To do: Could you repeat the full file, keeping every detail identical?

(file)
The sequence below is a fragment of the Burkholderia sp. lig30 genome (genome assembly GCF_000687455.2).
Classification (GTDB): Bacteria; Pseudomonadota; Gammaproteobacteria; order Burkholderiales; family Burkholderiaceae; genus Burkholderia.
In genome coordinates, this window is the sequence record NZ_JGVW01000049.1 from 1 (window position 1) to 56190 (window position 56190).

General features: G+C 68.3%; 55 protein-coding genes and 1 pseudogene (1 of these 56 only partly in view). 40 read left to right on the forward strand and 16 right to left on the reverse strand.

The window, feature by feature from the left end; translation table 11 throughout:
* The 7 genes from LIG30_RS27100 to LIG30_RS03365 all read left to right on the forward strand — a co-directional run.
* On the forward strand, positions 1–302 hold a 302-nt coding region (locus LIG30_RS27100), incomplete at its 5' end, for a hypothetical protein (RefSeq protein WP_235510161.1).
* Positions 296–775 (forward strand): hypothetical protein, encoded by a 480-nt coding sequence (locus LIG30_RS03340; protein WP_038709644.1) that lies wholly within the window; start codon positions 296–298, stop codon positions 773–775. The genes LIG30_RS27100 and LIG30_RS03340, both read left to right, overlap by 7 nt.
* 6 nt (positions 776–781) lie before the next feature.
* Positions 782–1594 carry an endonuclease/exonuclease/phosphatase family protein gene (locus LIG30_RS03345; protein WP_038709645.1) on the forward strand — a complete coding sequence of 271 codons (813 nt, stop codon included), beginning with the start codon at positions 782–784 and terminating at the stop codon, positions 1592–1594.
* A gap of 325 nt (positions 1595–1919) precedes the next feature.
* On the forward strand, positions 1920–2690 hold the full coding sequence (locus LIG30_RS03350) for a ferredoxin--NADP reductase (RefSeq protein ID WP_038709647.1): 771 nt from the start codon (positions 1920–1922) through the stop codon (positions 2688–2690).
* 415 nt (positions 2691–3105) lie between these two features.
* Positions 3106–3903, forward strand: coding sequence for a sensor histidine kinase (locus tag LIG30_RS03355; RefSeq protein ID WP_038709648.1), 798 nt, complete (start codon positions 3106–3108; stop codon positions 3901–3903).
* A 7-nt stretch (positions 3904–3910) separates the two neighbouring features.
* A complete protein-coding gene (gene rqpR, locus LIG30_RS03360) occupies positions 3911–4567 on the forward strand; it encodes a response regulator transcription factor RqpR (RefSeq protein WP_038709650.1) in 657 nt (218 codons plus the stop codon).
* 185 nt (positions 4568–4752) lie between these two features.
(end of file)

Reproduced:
The sequence below is a fragment of the Burkholderia sp. lig30 genome (genome assembly GCF_000687455.2).
Classification (GTDB): Bacteria; Pseudomonadota; Gammaproteobacteria; order Burkholderiales; family Burkholderiaceae; genus Burkholderia.
In genome coordinates, this window is the sequence record NZ_JGVW01000049.1 from 1 (window position 1) to 56190 (window position 56190).

General features: G+C 68.3%; 55 protein-coding genes and 1 pseudogene (1 of these 56 only partly in view). 40 read left to right on the forward strand and 16 right to left on the reverse strand.

The window, feature by feature from the left end; translation table 11 throughout:
* The 7 genes from LIG30_RS27100 to LIG30_RS03365 all read left to right on the forward strand — a co-directional run.
* On the forward strand, positions 1–302 hold a 302-nt coding region (locus LIG30_RS27100), incomplete at its 5' end, for a hypothetical protein (RefSeq protein WP_235510161.1).
* Positions 296–775 (forward strand): hypothetical protein, encoded by a 480-nt coding sequence (locus LIG30_RS03340; protein WP_038709644.1) that lies wholly within the window; start codon positions 296–298, stop codon positions 773–775. The genes LIG30_RS27100 and LIG30_RS03340, both read left to right, overlap by 7 nt.
* 6 nt (positions 776–781) lie before the next feature.
* Positions 782–1594 carry an endonuclease/exonuclease/phosphatase family protein gene (locus LIG30_RS03345; protein WP_038709645.1) on the forward strand — a complete coding sequence of 271 codons (813 nt, stop codon included), beginning with the start codon at positions 782–784 and terminating at the stop codon, positions 1592–1594.
* A gap of 325 nt (positions 1595–1919) precedes the next feature.
* On the forward strand, positions 1920–2690 hold the full coding sequence (locus LIG30_RS03350) for a ferredoxin--NADP reductase (RefSeq protein ID WP_038709647.1): 771 nt from the start codon (positions 1920–1922) through the stop codon (positions 2688–2690).
* 415 nt (positions 2691–3105) lie between these two features.
* Positions 3106–3903, forward strand: coding sequence for a sensor histidine kinase (locus tag LIG30_RS03355; RefSeq protein ID WP_038709648.1), 798 nt, complete (start codon positions 3106–3108; stop codon positions 3901–3903).
* A 7-nt stretch (positions 3904–3910) separates the two neighbouring features.
* A complete protein-coding gene (gene rqpR, locus LIG30_RS03360) occupies positions 3911–4567 on the forward strand; it encodes a response regulator transcription factor RqpR (RefSeq protein WP_038709650.1) in 657 nt (218 codons plus the stop codon).
* 185 nt (positions 4568–4752) lie between these two features.